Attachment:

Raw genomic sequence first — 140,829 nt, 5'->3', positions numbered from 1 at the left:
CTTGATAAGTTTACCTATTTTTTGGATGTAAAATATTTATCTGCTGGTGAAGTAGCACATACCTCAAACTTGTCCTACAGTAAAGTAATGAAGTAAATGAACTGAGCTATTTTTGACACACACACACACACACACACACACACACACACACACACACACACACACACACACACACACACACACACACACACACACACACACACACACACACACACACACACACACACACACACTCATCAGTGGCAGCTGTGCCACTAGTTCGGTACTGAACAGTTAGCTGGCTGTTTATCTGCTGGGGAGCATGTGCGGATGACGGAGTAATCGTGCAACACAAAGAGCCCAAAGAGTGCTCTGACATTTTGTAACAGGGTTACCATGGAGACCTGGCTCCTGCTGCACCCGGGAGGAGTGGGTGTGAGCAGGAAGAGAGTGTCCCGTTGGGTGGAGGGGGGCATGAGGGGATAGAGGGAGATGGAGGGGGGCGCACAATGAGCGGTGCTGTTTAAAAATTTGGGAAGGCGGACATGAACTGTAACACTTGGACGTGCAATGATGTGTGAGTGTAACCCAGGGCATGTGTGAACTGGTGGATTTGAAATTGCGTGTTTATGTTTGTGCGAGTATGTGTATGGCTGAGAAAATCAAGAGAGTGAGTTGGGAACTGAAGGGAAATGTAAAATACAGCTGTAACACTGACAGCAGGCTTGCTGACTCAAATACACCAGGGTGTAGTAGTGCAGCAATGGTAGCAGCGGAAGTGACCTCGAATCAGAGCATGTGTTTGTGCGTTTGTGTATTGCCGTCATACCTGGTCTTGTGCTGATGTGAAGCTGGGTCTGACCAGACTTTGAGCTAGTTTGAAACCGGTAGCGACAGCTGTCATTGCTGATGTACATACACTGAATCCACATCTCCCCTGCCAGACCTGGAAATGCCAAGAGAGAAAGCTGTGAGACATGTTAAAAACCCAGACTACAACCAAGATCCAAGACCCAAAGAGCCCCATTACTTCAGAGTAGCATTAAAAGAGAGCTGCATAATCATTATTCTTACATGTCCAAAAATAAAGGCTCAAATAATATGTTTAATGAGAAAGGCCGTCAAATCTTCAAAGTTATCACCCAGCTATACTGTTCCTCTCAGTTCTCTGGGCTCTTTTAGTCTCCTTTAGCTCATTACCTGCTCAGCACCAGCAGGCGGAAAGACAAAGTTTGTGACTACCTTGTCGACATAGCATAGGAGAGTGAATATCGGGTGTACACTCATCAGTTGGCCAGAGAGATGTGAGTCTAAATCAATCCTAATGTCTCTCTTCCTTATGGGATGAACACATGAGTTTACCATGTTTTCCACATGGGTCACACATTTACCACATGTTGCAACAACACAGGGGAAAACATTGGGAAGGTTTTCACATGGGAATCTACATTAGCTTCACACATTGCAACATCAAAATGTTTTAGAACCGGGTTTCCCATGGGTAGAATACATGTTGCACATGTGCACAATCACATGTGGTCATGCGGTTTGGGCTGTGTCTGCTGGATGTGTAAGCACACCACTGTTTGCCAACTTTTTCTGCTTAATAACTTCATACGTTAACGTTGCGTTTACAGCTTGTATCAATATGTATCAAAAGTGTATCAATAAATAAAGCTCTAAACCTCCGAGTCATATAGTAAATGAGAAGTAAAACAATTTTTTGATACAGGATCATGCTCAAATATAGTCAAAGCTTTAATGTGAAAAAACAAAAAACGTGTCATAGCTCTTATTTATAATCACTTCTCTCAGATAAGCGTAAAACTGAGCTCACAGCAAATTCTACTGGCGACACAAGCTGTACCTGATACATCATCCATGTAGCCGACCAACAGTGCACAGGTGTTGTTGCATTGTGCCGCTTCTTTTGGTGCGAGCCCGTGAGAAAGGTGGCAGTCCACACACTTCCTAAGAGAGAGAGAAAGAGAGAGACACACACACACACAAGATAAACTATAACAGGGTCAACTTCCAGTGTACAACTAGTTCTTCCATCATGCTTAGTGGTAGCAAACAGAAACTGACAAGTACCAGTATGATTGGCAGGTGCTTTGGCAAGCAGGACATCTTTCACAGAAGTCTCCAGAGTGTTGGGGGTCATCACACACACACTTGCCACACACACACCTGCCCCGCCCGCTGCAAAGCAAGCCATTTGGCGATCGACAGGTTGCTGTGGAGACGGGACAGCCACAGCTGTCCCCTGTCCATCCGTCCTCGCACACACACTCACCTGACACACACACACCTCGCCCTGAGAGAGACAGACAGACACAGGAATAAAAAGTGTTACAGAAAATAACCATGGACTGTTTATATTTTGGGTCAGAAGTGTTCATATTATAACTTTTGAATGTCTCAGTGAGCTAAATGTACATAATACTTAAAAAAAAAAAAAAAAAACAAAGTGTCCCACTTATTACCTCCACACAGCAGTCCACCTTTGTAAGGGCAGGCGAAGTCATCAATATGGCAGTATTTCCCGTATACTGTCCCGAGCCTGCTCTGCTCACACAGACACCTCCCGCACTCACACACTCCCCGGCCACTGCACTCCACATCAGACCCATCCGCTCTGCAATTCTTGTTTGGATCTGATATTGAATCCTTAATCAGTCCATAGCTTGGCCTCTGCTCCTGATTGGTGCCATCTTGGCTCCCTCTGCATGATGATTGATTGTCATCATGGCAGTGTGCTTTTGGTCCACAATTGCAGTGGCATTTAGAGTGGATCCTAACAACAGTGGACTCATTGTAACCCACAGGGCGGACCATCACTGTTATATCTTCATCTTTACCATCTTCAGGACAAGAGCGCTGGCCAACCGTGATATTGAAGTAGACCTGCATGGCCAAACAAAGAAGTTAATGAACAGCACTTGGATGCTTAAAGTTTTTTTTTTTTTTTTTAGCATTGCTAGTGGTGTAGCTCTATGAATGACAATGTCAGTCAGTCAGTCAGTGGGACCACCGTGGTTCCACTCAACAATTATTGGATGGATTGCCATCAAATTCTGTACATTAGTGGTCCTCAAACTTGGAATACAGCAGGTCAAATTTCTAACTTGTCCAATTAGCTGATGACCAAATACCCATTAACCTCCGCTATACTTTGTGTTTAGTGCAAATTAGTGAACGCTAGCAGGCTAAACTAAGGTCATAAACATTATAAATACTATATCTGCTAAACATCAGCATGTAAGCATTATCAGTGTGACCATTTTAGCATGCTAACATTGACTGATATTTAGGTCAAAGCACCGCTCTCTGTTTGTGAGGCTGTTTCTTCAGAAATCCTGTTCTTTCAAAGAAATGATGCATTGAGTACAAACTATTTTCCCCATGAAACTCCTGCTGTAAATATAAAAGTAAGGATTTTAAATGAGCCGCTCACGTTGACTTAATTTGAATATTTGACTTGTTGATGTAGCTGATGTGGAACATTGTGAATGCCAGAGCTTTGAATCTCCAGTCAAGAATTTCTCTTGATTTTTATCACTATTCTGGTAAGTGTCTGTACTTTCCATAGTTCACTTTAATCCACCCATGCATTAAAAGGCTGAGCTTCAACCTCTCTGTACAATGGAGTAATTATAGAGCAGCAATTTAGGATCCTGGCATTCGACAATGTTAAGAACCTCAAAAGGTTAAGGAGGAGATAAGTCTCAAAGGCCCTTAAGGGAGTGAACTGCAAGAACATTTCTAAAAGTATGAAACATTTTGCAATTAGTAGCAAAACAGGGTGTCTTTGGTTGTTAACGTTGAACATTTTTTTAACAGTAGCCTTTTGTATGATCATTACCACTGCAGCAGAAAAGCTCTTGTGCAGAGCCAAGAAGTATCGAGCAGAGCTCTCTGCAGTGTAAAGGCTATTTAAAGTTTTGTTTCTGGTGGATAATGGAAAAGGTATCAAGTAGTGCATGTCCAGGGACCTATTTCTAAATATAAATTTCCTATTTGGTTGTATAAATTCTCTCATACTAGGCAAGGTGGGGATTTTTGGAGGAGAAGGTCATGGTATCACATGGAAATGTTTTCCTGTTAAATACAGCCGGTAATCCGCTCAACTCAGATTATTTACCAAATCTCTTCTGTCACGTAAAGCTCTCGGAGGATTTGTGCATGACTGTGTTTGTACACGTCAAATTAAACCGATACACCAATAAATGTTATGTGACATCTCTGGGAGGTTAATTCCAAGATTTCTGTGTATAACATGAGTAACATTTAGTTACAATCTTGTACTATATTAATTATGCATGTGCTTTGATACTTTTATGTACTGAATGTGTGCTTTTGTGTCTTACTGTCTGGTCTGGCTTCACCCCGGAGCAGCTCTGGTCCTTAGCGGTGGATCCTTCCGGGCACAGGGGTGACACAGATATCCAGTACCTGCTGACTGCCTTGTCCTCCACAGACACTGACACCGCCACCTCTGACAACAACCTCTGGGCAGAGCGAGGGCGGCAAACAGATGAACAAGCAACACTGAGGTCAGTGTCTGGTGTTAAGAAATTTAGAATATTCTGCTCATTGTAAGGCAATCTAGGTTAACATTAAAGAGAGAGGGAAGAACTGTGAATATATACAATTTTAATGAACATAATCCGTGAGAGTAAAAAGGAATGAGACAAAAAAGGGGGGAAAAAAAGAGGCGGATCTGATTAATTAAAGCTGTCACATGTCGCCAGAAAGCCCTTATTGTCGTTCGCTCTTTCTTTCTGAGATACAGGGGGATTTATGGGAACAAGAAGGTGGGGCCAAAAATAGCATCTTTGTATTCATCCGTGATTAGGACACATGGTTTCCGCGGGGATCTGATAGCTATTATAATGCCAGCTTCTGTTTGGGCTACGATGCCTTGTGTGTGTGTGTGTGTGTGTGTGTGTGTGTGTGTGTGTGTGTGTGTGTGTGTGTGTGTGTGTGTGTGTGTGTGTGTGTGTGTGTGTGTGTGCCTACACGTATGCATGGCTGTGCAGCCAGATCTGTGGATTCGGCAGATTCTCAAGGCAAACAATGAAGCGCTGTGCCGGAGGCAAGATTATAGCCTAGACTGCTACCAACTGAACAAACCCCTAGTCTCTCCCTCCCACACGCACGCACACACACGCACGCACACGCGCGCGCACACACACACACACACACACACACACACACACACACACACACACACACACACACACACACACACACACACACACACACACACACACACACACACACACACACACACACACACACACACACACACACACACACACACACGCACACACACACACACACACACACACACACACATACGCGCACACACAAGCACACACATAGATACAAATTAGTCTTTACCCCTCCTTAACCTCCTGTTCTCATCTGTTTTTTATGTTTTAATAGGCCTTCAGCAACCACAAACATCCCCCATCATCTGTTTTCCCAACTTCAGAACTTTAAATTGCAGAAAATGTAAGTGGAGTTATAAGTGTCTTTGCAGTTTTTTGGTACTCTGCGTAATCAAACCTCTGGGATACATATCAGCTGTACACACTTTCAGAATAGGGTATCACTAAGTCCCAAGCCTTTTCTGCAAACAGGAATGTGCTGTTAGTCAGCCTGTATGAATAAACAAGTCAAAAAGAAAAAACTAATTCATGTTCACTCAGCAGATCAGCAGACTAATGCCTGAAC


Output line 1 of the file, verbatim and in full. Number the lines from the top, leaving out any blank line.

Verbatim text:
Raw genomic sequence first — 140,829 nt, 5'->3', positions numbered from 1 at the left: